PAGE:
Five additional theaters were selected as NEA Distinguished New Play Development Projects: California Shakespeare Theater (Berkeley, California); The Children's Theatre Company (Minneapolis, Minnesota); The Foundry Theatre (New York, New York); Lark Play Development Center (New York, New York); and Rude Mechanicals (Austin, Texas).
Please visit http://www.arenastage.org/npdp/ for more information about the NEA’s New Play Development Project.
Access to Artistic Excellence grants support the creation and presentation of work in the disciplines of dance, design, folk and traditional arts, literature, media arts, museums, music, musical theater, opera, presenting, theater, and visual arts. Projects include commissions, residencies, workshops, performances, exhibitions, publications, festivals, and professional development programs.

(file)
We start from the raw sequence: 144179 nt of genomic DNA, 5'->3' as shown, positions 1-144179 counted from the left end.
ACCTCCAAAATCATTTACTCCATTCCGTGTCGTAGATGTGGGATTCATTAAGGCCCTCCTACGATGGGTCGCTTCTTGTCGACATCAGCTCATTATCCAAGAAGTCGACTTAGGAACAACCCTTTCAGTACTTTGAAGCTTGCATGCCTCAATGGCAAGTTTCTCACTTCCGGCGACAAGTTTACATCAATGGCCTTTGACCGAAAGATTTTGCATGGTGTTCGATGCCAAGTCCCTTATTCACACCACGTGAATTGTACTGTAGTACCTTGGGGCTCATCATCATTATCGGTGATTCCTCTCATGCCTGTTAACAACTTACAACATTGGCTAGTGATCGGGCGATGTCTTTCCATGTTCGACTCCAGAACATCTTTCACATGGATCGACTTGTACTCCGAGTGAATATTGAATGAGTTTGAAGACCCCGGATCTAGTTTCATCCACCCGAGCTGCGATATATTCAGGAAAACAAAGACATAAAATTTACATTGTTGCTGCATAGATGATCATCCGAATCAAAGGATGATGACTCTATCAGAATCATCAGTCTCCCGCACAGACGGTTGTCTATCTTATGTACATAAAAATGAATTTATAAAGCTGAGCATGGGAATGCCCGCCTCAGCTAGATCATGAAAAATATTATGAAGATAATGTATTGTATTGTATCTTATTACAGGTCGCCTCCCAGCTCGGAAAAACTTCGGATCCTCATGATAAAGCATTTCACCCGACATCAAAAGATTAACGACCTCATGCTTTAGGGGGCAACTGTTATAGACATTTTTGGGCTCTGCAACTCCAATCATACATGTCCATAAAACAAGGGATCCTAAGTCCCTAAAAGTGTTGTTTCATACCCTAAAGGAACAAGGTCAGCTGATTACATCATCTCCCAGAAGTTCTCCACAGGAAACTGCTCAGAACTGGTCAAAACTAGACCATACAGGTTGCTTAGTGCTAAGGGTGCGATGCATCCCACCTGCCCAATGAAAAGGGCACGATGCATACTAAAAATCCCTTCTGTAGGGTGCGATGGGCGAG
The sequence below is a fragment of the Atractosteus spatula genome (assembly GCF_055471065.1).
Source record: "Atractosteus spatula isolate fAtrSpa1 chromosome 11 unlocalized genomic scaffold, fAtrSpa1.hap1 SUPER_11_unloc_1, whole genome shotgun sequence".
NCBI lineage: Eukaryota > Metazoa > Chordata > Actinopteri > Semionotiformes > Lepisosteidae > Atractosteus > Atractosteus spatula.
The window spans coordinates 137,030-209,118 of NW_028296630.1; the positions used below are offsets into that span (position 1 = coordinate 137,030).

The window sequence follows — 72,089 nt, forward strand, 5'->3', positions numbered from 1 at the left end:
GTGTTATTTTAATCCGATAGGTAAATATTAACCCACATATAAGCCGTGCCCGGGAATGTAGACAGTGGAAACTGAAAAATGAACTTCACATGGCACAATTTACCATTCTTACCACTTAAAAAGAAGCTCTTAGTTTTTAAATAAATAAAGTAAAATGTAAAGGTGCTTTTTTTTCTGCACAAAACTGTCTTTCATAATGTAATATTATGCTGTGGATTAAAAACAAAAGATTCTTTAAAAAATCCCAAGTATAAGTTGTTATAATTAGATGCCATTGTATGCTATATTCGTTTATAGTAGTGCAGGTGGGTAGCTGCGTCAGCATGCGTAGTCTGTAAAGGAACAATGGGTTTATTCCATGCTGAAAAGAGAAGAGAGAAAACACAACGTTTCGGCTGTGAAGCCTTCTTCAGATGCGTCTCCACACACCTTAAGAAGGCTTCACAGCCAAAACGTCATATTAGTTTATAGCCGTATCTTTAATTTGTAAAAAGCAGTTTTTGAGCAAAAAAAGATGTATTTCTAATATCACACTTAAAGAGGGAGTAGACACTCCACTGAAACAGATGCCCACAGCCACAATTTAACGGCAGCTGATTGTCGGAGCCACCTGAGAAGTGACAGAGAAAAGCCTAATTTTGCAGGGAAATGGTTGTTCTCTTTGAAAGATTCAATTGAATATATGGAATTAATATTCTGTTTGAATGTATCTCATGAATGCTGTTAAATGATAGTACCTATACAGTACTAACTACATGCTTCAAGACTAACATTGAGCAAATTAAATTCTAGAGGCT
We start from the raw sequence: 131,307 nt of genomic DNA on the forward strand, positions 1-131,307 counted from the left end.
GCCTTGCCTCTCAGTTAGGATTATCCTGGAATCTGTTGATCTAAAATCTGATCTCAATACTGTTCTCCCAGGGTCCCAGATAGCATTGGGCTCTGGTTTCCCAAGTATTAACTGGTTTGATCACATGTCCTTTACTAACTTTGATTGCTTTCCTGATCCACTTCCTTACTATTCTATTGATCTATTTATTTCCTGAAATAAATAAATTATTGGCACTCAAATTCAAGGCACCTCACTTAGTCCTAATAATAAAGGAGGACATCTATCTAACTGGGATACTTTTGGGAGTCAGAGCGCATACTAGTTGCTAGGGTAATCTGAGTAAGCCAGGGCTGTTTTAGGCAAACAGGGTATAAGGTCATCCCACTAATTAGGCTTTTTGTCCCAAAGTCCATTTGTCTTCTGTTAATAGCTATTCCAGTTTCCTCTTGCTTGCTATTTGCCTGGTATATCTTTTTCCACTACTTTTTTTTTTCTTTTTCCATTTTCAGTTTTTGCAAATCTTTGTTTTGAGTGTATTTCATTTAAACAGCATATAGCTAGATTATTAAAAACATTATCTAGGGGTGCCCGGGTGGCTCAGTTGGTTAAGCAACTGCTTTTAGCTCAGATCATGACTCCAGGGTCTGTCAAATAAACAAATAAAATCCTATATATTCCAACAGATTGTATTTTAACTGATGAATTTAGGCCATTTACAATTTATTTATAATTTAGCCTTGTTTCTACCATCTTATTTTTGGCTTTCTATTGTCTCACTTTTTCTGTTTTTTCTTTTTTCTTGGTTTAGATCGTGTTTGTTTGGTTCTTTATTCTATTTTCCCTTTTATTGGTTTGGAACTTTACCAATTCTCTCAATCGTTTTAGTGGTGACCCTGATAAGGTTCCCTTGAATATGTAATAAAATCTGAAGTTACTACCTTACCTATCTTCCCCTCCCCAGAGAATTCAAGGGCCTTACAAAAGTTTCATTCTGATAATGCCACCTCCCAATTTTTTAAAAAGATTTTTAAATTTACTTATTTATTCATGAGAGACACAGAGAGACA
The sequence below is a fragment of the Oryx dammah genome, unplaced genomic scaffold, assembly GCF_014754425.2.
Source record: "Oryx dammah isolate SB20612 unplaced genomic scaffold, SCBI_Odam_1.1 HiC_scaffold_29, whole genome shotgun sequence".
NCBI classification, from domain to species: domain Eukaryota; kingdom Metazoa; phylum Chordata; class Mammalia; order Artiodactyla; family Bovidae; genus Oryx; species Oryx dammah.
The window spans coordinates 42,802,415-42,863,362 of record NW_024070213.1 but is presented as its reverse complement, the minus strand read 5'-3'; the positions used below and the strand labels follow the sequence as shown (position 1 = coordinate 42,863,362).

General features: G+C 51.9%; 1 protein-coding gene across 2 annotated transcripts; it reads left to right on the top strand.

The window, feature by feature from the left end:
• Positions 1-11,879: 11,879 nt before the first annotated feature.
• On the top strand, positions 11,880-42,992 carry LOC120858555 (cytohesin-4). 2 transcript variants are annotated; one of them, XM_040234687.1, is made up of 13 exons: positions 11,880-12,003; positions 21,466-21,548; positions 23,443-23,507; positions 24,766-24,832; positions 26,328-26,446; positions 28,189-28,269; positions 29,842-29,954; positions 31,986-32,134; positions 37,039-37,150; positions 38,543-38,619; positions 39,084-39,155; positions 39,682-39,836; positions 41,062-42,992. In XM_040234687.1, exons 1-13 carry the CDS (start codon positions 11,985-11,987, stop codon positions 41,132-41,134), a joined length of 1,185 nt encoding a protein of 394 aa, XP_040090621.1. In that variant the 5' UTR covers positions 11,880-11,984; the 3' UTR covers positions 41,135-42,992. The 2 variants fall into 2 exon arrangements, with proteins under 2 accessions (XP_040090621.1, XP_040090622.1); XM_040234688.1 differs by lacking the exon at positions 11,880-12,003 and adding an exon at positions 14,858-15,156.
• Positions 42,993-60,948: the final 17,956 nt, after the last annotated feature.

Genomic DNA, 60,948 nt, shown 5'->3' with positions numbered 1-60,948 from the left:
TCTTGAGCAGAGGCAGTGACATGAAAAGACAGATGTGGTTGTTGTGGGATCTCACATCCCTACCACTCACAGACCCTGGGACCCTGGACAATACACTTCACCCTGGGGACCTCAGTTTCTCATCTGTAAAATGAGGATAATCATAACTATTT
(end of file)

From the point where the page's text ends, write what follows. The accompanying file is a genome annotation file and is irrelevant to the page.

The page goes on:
A significant change this year for the Access to Artistic Excellence category was the addition of “artist communities” to the disciplines. This small but important field – which creates and maintains residency opportunities for artists – has been supported by the NEA in the past, but never as a standalone discipline.
The NEA saw a 22% increase in the number of applications for this round: in March 2009, the NEA received 1,697 eligible applications for this category requesting more than $88 million. This compares with 1,394 applications received in March 2008.
Through the Access to Artistic Excellence category, the NEA
will fund 994 projects with a total of $23,828,500. Examples of projects
*Waco Cultural Arts Fest in Waco, Texas received a $25,000 grant to support the installation of site-specific outdoor sculptures by Patrick Dougherty. The artist will work with community volunteers during a month-long residency to realize three works of woven and twisted tree saplings along a five mile stretch of the Brazos River to include downtown Waco, Baylor University, and the North Waco neighborhood of Cameron Park.